Another United Nations climate meeting has come and gone. Yet again, it will make no difference whatsoever. The fossil fuel industry will continue to expand. Greenhouse gas emissions will increase. The climate crisis will get worse.
Here’s a brief overview of some of what came out of COP27.
Loss and damage
COP27 did reach an agreement to set up a fund to compensate countries for the loss and damage caused by the climate crisis. This is important. But the details are hopelessly vague, or completely non-existent. Where the money is going to come from, and when, is anyone’s guess.
The governments taking part in COP27 did reach a decision “to establish new funding arrangements for assisting developing countries that are particularly vulnerable to the adverse effects of climate change, in responding to loss and damage…”
They will set up a “Transitional Committee” with “a view to operationalising the funding arrangements”. And they will invite, “international financial institutions to consider, at the 2023 Spring Meetings of the World Bank Group and the International Monetary Fund (IMF), the potential for such institutions to contribute to funding arrangements, including new and innovative approaches, responding to loss and damage associated with the adverse effects of climate change”.
The idea of trusting the World Bank and the IMF with “innovative approaches” to funding arrangements is a recipe for disaster.
It sounds to me like an invitation to develop a scheme to ensure that the governments and corporations responsible for the climate crisis will avoid paying reparations to the communities suffering the consequences of the climate crisis — while allowing the fossil fuel industry to continue profiting from pollution.
Governments also agreed that they will hold ministerial consultations before COP28 “to advance consideration and understanding of a possible outcome on this matter”.
The inclusion of loss and damage in the “Sharm el-Sheikh Implementation Plan” is long overdue. But the text agreed on, when translated into English, means nothing more than kicking the can as far down the road as possible.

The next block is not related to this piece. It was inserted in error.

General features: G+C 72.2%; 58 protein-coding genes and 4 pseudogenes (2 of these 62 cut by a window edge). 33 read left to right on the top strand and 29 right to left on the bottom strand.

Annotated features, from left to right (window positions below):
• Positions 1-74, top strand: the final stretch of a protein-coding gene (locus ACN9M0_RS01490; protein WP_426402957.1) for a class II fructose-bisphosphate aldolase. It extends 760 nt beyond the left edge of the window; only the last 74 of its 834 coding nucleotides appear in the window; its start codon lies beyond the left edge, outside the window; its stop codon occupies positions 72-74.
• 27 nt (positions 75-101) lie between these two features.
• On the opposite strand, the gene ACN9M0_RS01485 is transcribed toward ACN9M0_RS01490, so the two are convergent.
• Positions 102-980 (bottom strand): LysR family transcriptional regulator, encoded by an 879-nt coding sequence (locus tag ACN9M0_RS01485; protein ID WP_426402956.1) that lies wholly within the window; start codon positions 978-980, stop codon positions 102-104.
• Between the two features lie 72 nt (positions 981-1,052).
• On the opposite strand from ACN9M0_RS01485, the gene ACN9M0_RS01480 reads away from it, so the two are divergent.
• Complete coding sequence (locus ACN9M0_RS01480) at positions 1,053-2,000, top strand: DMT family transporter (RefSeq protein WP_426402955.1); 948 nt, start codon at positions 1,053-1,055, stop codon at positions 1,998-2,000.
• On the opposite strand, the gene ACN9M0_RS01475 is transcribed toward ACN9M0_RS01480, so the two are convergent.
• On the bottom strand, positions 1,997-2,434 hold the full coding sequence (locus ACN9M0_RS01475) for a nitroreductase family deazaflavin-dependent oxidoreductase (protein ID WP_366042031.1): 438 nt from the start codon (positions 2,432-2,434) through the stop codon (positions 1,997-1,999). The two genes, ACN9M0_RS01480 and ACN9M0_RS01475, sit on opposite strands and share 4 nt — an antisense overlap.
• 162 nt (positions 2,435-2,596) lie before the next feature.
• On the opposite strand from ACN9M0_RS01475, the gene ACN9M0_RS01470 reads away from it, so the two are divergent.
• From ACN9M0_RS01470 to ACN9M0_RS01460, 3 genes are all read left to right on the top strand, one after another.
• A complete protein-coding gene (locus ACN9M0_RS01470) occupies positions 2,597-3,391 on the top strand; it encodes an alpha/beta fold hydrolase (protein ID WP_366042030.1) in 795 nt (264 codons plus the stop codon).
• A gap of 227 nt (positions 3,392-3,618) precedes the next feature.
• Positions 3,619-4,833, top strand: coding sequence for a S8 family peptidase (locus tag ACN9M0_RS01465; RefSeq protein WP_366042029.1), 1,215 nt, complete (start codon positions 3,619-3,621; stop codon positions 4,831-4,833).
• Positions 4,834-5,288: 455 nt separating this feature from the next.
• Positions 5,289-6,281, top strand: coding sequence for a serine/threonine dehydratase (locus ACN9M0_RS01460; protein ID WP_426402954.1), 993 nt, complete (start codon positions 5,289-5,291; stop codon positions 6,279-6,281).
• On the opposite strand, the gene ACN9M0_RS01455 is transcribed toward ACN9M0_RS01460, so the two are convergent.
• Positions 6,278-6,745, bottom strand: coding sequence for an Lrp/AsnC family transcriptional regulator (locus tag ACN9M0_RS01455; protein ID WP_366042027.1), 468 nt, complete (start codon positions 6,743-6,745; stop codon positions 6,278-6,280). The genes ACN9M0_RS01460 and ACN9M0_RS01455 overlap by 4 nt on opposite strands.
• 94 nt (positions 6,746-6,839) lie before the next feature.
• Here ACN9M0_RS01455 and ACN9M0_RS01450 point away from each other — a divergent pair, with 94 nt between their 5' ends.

COP27 failed to reach an agreement (once again) on the rules for carbon trading under Article 6 of the Paris Agreement. In Glasgow, at COP26, governments agreed the general rules for implementing Article 6 and said that the first credits should be issued by the end of 2023.
There are three main parts to Article 6:
• Article 6.2 creates the basis for trading carbon credits (or Internally Transferred Mitigation Outcomes — ITMOs — as they are called in the UNFCCC system) between governments;
• Article 6.4 sets up the mechanism for trading carbon credits (or Article 6.4 emissions reductions — A6.4 ERs — as they are called in the UNFCCC system) between governments. This mechanism will replace the Clean Development Mechanism — and will be even worse than the CDM because we now have even less time to address the climate crisis than we did when the Kyoto Protocol created the CDM in 1997; and
• Article 6.8 covers non-market approaches to addressing the climate crisis. It focusses on international cooperation, finance, technology transfer, and capacity building, without carbon trading. Needless to say, Article 6.8 has been largely sidelined in the UNFCCC negotiations.
Apart from the obvious problem (which isn’t on the UNFCCC’s agenda) that carbon trading does not reduce emissions and is a distraction from the urgent need to leave fossil fuels in the ground, there are several problems still to be resolved with Articles 6.2 and 6.4.
The first problem is deciding what type of operations should be allowed to generate carbon credits. This could include anything from planting trees, avoiding deforestation, improved cookstoves, biofuels, hydropower dams and carbon-capture machines.
The Wall Street Journal commented that “it remains unclear whether activities such as planting trees that soak up carbon dioxide would be eligible for the creation of credits representing removals of carbon dioxide”.